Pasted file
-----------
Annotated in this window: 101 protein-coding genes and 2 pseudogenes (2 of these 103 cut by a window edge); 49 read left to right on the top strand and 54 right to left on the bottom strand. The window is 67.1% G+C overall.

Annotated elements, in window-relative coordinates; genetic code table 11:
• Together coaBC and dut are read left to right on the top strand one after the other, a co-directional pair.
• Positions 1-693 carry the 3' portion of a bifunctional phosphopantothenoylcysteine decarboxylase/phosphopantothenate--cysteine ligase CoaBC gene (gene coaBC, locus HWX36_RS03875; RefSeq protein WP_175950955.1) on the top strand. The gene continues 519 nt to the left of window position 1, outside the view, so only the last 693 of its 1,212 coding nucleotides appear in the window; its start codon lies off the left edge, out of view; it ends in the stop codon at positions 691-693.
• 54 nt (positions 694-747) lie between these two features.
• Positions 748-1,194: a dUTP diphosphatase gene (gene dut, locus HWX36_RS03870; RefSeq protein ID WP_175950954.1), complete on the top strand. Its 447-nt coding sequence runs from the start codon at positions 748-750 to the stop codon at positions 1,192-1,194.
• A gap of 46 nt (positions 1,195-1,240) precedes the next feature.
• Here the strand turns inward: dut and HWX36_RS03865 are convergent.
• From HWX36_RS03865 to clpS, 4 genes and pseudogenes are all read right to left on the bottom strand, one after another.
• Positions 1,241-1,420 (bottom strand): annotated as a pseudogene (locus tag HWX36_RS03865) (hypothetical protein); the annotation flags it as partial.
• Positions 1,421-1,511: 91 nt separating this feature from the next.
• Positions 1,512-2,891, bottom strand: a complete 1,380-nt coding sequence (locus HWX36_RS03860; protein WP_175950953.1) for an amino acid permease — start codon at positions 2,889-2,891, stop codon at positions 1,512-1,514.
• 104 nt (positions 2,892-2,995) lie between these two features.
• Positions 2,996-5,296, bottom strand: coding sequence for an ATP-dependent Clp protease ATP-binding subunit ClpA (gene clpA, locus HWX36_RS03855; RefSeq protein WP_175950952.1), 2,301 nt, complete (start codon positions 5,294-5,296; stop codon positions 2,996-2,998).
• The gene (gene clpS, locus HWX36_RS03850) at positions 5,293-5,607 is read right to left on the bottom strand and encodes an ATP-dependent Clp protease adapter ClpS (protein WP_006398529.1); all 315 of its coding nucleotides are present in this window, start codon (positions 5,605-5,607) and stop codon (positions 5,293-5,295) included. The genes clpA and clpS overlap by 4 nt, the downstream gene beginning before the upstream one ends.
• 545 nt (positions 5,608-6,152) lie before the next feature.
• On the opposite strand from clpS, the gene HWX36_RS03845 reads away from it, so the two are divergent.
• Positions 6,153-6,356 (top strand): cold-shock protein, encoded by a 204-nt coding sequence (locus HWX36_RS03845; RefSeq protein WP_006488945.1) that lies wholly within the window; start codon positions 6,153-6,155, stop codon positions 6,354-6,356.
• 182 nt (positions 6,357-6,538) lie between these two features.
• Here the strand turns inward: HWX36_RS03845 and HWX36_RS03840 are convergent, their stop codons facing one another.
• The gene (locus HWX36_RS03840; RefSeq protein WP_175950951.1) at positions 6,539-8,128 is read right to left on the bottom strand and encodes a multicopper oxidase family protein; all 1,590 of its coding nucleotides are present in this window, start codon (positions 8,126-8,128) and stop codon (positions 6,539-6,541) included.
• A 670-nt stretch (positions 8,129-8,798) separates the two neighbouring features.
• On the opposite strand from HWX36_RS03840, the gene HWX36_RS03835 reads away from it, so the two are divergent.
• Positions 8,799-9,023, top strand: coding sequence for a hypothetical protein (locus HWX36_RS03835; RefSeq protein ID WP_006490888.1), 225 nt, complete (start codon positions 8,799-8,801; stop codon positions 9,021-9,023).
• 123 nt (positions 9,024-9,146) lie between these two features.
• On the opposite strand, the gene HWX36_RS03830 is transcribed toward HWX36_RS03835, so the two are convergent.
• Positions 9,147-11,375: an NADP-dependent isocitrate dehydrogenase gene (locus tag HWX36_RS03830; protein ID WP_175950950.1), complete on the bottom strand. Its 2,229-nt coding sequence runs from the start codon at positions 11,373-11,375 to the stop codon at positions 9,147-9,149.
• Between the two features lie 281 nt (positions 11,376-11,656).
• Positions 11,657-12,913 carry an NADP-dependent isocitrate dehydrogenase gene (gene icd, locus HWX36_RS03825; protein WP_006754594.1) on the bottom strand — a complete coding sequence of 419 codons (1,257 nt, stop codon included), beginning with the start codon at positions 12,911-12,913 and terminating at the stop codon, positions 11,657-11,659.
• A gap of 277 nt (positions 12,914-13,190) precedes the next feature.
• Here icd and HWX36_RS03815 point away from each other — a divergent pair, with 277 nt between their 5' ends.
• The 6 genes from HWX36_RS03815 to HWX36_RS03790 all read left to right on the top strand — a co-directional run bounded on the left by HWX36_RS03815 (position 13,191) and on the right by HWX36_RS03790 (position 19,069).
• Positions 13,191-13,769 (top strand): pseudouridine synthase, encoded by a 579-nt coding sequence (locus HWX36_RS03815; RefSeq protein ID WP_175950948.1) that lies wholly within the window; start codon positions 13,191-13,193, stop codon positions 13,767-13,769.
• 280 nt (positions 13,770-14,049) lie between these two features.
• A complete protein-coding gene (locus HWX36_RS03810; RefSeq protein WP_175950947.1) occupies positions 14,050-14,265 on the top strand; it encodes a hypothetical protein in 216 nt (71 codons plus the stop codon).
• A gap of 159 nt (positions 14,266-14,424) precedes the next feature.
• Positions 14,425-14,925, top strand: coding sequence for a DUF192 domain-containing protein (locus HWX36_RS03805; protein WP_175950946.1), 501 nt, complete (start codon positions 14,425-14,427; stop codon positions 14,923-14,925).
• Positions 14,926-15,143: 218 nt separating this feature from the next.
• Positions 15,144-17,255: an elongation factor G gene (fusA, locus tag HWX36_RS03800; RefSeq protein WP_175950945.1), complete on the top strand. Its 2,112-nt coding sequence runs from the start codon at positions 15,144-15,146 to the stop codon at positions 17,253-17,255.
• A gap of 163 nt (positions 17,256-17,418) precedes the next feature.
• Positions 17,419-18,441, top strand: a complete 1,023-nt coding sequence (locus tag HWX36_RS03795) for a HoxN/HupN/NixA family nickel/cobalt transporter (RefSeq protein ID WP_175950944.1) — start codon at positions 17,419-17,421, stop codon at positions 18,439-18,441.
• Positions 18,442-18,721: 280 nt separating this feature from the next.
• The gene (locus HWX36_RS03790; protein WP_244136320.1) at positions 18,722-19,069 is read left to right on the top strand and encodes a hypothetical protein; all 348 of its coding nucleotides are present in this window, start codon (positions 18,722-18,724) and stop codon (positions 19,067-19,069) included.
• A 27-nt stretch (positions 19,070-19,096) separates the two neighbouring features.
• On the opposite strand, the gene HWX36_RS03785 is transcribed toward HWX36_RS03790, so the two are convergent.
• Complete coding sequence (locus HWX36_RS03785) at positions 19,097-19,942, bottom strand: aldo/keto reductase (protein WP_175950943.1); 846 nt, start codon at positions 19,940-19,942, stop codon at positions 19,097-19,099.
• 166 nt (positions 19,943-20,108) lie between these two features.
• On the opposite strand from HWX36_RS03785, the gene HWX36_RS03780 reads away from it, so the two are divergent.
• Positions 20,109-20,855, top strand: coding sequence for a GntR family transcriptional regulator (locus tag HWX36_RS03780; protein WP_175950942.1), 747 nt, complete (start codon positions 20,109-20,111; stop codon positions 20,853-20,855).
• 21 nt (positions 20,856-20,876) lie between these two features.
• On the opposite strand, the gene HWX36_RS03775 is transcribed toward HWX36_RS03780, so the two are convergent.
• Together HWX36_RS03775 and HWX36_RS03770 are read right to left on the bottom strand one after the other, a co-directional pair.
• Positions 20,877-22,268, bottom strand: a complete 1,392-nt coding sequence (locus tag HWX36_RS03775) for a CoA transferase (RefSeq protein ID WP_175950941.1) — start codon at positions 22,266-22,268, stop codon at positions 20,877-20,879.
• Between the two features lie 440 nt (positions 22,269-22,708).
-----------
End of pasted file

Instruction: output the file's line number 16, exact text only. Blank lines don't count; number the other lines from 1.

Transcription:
• 545 nt (positions 5,608-6,152) lie before the next feature.